The Sixth Annual Ethics Alarms Awards: The Worst of Ethics 2014 (Part 3)

ellen-selfie

2014 Conflicts of Interest of the Year

  • Conflicted Elected Official: Philadelphia State Senator LeAnna Washington. This is always an entertaining category. Washington was convicted of using her tax-payer financed staff to organize a yearly campaign fundraiser around her birthday party. When one staffer complained that this was illegal, she reportedly replied, according to his grand jury testimony:

“I am the fucking senator, I do what the fuck I want, and ain’t nobody going to change me. I have been doing it like this for 17 years. So stop trying to change me.”

  • Conflicted Journalist: CNN sent Jay Carney, fresh off his assignment as President Obama’s official spokesman, defender and spinmeister, to cover his ex-boss’s speech.
  • Conflicted  “Non-partisan” Watchdog: CREW. The Center For Responsibility and Ethics in Washington and its chief, Melanie Sloan, finally came clean (after falsely claiming non-profit status as a non-partisan organization for years) by making David Brock, head of the openly partisan, foaming-at-the-mouth anti-Republican media watchdog Media Matters its Chairman of the Board, essentially merging the two groups.
  • Appearance of Impropriety Award: Rep. Steve Scalise (R-La), Republican Whip. It is not certain yet whether Scalise knowingly spoke to a group of white supremacists in 20o2, inadvertently spoke to the group, or just spoke to another group meeting in the same venue before the David Duke-affiliated group of racists started comparing sheets. It isn’t even clear that Scalise knows, but everyone should agree that it looks awful no matter how you categorize it, making the fiasco a classic appearance of impropriety situation. If the Republicans were smart, they would dump him.

Unethical Attire of the Year

Offensive shirt

This.

Unethical Political Candidate of the Year

Wisconsin Democratic gubernatorial candidate Mary Burke, whose campaign materials were largely plagiarized from the materials other candidates.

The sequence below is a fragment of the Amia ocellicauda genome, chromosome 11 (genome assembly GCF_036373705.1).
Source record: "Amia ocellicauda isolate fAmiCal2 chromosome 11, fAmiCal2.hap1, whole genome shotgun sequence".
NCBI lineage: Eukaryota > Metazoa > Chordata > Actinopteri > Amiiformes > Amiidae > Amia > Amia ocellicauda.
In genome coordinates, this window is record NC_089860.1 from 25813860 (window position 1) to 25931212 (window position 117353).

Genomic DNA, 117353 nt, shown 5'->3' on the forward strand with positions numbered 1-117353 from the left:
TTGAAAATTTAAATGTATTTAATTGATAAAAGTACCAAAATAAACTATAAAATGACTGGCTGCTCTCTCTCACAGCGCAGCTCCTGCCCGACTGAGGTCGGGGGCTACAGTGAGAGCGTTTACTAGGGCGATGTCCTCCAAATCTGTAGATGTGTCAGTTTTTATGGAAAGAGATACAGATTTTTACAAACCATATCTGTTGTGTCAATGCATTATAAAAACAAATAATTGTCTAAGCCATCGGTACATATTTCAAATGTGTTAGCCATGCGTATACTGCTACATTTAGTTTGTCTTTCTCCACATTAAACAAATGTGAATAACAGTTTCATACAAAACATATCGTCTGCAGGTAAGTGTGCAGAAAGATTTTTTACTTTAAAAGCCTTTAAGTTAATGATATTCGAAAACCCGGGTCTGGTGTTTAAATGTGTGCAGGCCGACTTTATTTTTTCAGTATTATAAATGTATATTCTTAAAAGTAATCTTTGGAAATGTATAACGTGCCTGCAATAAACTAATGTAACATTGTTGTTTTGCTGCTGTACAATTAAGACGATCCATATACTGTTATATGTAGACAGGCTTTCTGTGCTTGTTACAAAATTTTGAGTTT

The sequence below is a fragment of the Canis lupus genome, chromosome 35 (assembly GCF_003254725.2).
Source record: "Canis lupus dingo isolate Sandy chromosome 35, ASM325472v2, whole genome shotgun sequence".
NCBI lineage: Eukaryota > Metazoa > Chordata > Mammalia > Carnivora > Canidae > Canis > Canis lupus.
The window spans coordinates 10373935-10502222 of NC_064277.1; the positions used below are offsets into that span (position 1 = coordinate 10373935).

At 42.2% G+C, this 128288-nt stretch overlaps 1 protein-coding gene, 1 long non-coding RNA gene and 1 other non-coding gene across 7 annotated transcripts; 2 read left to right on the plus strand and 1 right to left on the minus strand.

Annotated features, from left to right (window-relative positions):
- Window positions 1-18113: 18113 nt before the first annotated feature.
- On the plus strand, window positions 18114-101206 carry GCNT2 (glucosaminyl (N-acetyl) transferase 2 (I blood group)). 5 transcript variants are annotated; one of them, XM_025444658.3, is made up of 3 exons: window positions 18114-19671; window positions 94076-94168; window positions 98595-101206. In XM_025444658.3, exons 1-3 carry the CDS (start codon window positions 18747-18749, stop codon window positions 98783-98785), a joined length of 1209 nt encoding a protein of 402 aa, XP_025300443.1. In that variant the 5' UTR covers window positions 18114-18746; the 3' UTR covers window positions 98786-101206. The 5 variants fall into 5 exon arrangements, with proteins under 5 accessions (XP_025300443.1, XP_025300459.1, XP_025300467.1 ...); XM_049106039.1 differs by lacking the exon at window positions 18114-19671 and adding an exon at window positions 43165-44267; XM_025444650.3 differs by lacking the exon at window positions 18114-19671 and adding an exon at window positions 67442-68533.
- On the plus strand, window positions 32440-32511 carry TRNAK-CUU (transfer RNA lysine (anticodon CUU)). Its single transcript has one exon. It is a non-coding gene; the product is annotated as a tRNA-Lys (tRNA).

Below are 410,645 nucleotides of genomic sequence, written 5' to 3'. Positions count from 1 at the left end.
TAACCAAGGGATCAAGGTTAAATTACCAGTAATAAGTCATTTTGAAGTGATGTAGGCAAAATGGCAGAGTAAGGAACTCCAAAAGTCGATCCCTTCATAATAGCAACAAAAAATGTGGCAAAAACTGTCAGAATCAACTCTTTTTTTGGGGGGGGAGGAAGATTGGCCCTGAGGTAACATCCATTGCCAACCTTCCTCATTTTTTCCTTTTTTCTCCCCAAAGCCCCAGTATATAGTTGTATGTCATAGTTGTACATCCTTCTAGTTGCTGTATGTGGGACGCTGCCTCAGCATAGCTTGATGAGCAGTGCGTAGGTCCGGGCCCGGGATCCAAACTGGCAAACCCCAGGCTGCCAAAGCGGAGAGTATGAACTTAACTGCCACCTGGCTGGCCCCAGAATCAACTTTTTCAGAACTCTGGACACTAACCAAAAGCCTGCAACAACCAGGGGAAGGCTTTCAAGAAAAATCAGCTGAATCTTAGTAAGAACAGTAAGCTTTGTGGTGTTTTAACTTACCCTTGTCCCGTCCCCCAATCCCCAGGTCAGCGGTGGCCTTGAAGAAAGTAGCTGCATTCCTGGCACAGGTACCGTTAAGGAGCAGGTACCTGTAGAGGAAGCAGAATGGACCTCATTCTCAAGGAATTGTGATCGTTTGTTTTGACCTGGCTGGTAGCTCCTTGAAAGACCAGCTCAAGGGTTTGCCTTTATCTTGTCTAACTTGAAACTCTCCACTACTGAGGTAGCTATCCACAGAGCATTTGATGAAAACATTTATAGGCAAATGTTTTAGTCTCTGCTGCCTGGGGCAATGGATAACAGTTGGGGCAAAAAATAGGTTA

Ethically Clueless Voters of the Year

New York’s 11th Congressional District, which contains Staten Island and parts of Brooklyn. These alert and ethical citizens sent back to Washington thuggish and crooked Rep. Michael Grimm (R), then facing a 20-count indictment by federal authorities for fraud, federal tax evasion, and perjury, having earlier distinguished himself by threatening to kill a reporter and being recorded doing so.

  Unethical Advertising of the Year

Lawyer Division:

Public Service Announcement Division:

TV Program Division:

The Discovery Channel’s campaign for “Eaten Alive!” which did not, in fact, feature anyone being “eaten alive,” or at all.

Private Sector Product Division:

Halos. Or perhaps this is the Child Abuse Division:

Political Campaign Division:

Wendy Davis, Democratic candidate for Texas Governor, offered an ad attacking her wheelchair- bound opponent that 1) appealed to bias against the disabled 2) misrepresented the duties of a state attorney general 3) misrepresented the facts of the cases the ad referred to and  4)  deceived the public regarding the ethical duties of lawyers, which Davis, a lawyer, presumably understands. Continue reading

Darling Ellen’s Deceptive Tweet For Samsung

Taken completely spontaneously using a

Taken completely spontaneously using a Galaxy S5 by Samsung. Get yours today!

Ellen DeGeneris is adorable, and as ideal a public face to place on the image of gay acceptance and same-sex marriage as you could concoct in a marketing strategy meeting. She’s funny, she’s friendly, she’s nice: to be threatened in any way by Ellen is to be the epitome of an irrational homophobe.. Her accumulated good  largely insulated her from the negative criticism she earned with a shockingly inept performance as this year’s host of the Academy Awards ceremony. She didn’t exactly make one long for Seth (“We saw your boobs!”) McFarland, last year’s oppressive MC,but watching her—any experienced performer could see the signs of a comic who knew she was bombing and had no idea what to do about it—was uncomfortable when it wasn’t deadly boring.

The one routine that seemed successful was DeGeneris’s successful effort to create the “most re-tweeted tweet of all time,” which she accomplished by dragooning Bradley Cooper, Julia Roberts, Meryl Streep, Angelina Jolie, Brad Pitt, Jennifer Lawrence  Lupita Nyong’o, Kevin Spacey and Jared Leto in to take a selfie with her. It garnered over 3 million retweets at last count. But it was a set-up. This was not just a fun party stunt with friends, which is how it was represented to the audience and indeed to the stars themselves. No, the selfie was part of a very pricey deal between the Academy and Samsung, which sells the recently enhanced Galaxy S5 Ellen used to take the picture.